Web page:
2 min read
Bathroom sink faucet

After going through the well water testing process and receiving results, it is time to think about the next steps. If the water analysis results show contaminants above the recommended Environmental Protection Agency (EPA) maximum contaminant level guidelines, seek appropriate treatment. Always consult with a professional while deciding on a treatment method for your home water system.

Selecting a treatment system requires weighing many factors and may be easier with the help of a professional. The right approach for a situation can be dependent on the amount of water to treat, the pollutants present and their concentration, as well as the cost of treatment options (factoring in maintenance costs). Successful ways to treat well water contamination include filtration, reverse osmosis, distillation, aeration, ion exchange, and disinfection.

Well Water Treatment Systems

Water treatment systems are generally either point-of-use systems or whole-house systems.

A point-of-use system addresses water quality at the location the water is gathered for use, such as the kitchen sink. These include typical water filters placed on faucets, pitcher filters, under the sink systems, refrigerator filters, and even personal water bottles.

Whole-house systems are installed to treat water as it enters the plumbing system rather than at the point-of-use, resulting in pre-treated water coming from all taps. Some examples of this system include ultraviolet radiation, water softeners, or whole-house carbon filters.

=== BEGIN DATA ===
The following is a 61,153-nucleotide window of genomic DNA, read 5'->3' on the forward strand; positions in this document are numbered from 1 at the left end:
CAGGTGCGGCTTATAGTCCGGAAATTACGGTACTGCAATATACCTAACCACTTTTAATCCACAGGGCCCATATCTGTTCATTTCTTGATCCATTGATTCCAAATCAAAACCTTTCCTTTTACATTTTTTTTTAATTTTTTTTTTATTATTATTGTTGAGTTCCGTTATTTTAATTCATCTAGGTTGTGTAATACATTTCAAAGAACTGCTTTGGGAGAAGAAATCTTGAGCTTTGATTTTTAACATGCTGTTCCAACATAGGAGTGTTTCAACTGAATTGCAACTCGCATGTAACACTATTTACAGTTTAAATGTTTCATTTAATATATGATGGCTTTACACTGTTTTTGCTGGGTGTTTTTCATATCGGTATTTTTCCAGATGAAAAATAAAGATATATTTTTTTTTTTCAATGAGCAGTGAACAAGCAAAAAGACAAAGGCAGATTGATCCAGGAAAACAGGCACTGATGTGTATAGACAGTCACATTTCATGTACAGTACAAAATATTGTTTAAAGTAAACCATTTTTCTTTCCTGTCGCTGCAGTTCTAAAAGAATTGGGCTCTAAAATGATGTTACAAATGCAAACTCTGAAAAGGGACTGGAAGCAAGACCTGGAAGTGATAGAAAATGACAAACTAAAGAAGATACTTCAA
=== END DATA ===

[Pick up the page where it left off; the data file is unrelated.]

Installation of multiple systems work together forming a treatment train. Treatment trains place treatment systems in a planned sequence to ensure each treatment method performs at its best capacity.

Filtration removes the particles causing cloudiness. Anion exchange removes unwanted anions but decreases water pH. Water pH is raised by a specific filter or chemical addition.

1. Filtration removes the particles causing cloudiness. 2. Anion exchange removes unwanted anions but decreases water pH. 3. Water pH is raised by a specific filter or chemical addition.


For example, anion exchange is a treatment method that is negatively affected by cloudy water and can lower the water pH. An appropriate treatment train (see figure above) would be:

  1.  a pretreatment to remove the particles causing cloudiness
  2. anion exchange
  3. a post-treatment to raise the pH

More examples will be provided in the sections discussing treatment options below. For a detailed list of purification systems designed to reduce contaminants, view the NSF (National Sanitation Foundation) guide with links to specific products known to reduce specific contaminants.

Before You Buy Water Treatment Systems

Not all water filters are created equally. To ensure that the filters you are selecting will actually work, consider looking for products approved by a third-party certification system.

The EPA has listed organizations who are certified by the American National Standards Institute (ANSI) and use ANSI standards to certify the treatment claims made by the companies. A certified product should state what contaminants it can reduce and display a seal(s) of certification. Third-party testers include NSF International, Water Quality Association, IAPMO, CSA Group, and UL LLC.


Common Water Problems

Index of common water problems and potential treatment options.
*When paired with other treatment
**Includes chlorination, ozonation, and ultraviolet radiation
***Treating incoming levels of 50 ppb or less
****Per- and polyfluoroalkyl substances
*****Total dissolved solids
******Volatile organic compounds
Water ProblemsParticle FiltersMicro-filtrationActivated Carbon FilterReverse OsmosisDistillationAerationCation ExchangeAnion ExchangeDisinfection**
Arsenic*** XXX X
Bacteria/Coliform X X X
Dissolved Iron/ManganeseX* XX*X
Fluoride XX
Hardness X X
Metals X X X
Nitrate/Nitrite XX X
Organic Chemicals XXX
Radon Gas X X*
SedimentX X
TDS (Salinity)***** XX
Undesirable Tastes and Odors XX
VOCs****** XX X*


For more information on specific treatment options, please see the Private Well Program’s article on Specific Treatment Options for Well Owners.

Did you find this helpful?